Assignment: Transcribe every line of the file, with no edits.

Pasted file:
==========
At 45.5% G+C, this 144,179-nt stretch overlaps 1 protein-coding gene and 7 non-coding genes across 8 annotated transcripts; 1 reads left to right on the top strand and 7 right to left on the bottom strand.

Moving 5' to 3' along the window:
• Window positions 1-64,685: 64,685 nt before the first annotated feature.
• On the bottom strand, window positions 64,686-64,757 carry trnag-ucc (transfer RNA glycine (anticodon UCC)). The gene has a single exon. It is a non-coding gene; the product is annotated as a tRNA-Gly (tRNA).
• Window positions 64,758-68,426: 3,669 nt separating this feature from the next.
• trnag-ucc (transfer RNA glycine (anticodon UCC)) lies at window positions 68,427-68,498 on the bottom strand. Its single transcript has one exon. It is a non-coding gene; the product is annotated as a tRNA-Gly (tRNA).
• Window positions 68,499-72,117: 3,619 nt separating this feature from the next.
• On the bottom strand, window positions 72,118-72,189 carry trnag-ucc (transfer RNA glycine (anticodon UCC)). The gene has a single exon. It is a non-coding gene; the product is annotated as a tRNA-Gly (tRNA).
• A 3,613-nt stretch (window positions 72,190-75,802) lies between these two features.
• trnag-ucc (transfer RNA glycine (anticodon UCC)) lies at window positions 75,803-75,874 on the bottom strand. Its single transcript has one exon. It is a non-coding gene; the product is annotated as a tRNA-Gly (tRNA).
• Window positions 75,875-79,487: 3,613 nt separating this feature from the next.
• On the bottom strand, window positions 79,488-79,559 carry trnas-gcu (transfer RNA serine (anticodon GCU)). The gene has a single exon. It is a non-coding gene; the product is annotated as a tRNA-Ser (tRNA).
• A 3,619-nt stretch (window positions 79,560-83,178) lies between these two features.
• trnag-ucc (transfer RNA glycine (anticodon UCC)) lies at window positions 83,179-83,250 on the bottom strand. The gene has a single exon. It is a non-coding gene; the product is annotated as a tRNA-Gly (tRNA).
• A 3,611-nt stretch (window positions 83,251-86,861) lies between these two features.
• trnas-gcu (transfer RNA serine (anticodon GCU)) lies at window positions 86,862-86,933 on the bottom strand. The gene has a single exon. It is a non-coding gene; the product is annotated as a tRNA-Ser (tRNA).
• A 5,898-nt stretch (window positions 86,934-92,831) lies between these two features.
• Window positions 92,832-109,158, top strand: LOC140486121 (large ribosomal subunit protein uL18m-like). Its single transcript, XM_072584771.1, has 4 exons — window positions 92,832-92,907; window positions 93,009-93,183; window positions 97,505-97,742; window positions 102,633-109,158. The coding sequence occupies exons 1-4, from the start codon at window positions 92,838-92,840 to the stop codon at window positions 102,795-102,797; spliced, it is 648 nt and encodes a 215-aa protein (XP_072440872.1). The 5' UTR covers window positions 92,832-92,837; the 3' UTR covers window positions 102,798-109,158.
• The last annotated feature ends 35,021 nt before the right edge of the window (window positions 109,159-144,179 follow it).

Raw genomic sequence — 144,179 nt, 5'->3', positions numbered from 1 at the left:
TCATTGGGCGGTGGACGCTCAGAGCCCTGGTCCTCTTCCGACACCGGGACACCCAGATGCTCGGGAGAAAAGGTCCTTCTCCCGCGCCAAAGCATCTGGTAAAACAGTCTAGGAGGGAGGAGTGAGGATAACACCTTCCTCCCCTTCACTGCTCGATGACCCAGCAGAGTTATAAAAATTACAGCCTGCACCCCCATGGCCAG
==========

At 45.5% G+C, this 144,179-nt stretch overlaps 1 protein-coding gene and 7 non-coding genes across 8 annotated transcripts; 1 reads left to right on the top strand and 7 right to left on the bottom strand.

Moving 5' to 3' along the window:
• Window positions 1-64,685: 64,685 nt before the first annotated feature.
• On the bottom strand, window positions 64,686-64,757 carry trnag-ucc (transfer RNA glycine (anticodon UCC)). The gene has a single exon. It is a non-coding gene; the product is annotated as a tRNA-Gly (tRNA).
• Window positions 64,758-68,426: 3,669 nt separating this feature from the next.
• trnag-ucc (transfer RNA glycine (anticodon UCC)) lies at window positions 68,427-68,498 on the bottom strand. Its single transcript has one exon. It is a non-coding gene; the product is annotated as a tRNA-Gly (tRNA).
• Window positions 68,499-72,117: 3,619 nt separating this feature from the next.
• On the bottom strand, window positions 72,118-72,189 carry trnag-ucc (transfer RNA glycine (anticodon UCC)). The gene has a single exon. It is a non-coding gene; the product is annotated as a tRNA-Gly (tRNA).
• A 3,613-nt stretch (window positions 72,190-75,802) lies between these two features.
• trnag-ucc (transfer RNA glycine (anticodon UCC)) lies at window positions 75,803-75,874 on the bottom strand. Its single transcript has one exon. It is a non-coding gene; the product is annotated as a tRNA-Gly (tRNA).
• Window positions 75,875-79,487: 3,613 nt separating this feature from the next.
• On the bottom strand, window positions 79,488-79,559 carry trnas-gcu (transfer RNA serine (anticodon GCU)). The gene has a single exon. It is a non-coding gene; the product is annotated as a tRNA-Ser (tRNA).
• A 3,619-nt stretch (window positions 79,560-83,178) lies between these two features.
• trnag-ucc (transfer RNA glycine (anticodon UCC)) lies at window positions 83,179-83,250 on the bottom strand. The gene has a single exon. It is a non-coding gene; the product is annotated as a tRNA-Gly (tRNA).
• A 3,611-nt stretch (window positions 83,251-86,861) lies between these two features.
• trnas-gcu (transfer RNA serine (anticodon GCU)) lies at window positions 86,862-86,933 on the bottom strand. The gene has a single exon. It is a non-coding gene; the product is annotated as a tRNA-Ser (tRNA).
• A 5,898-nt stretch (window positions 86,934-92,831) lies between these two features.
• Window positions 92,832-109,158, top strand: LOC140486121 (large ribosomal subunit protein uL18m-like). Its single transcript, XM_072584771.1, has 4 exons — window positions 92,832-92,907; window positions 93,009-93,183; window positions 97,505-97,742; window positions 102,633-109,158. The coding sequence occupies exons 1-4, from the start codon at window positions 92,838-92,840 to the stop codon at window positions 102,795-102,797; spliced, it is 648 nt and encodes a 215-aa protein (XP_072440872.1). The 5' UTR covers window positions 92,832-92,837; the 3' UTR covers window positions 102,798-109,158.
• The last annotated feature ends 35,021 nt before the right edge of the window (window positions 109,159-144,179 follow it).

Raw genomic sequence — 144,179 nt, 5'->3', positions numbered from 1 at the left:
TCATTGGGCGGTGGACGCTCAGAGCCCTGGTCCTCTTCCGACACCGGGACACCCAGATGCTCGGGAGAAAAGGTCCTTCTCCCGCGCCAAAGCATCTGGTAAAACAGTCTAGGAGGGAGGAGTGAGGATAACACCTTCCTCCCCTTCACTGCTCGATGACCCAGCAGAGTTATAAAAATTACAGCCTGCACCCCCATGGCCAG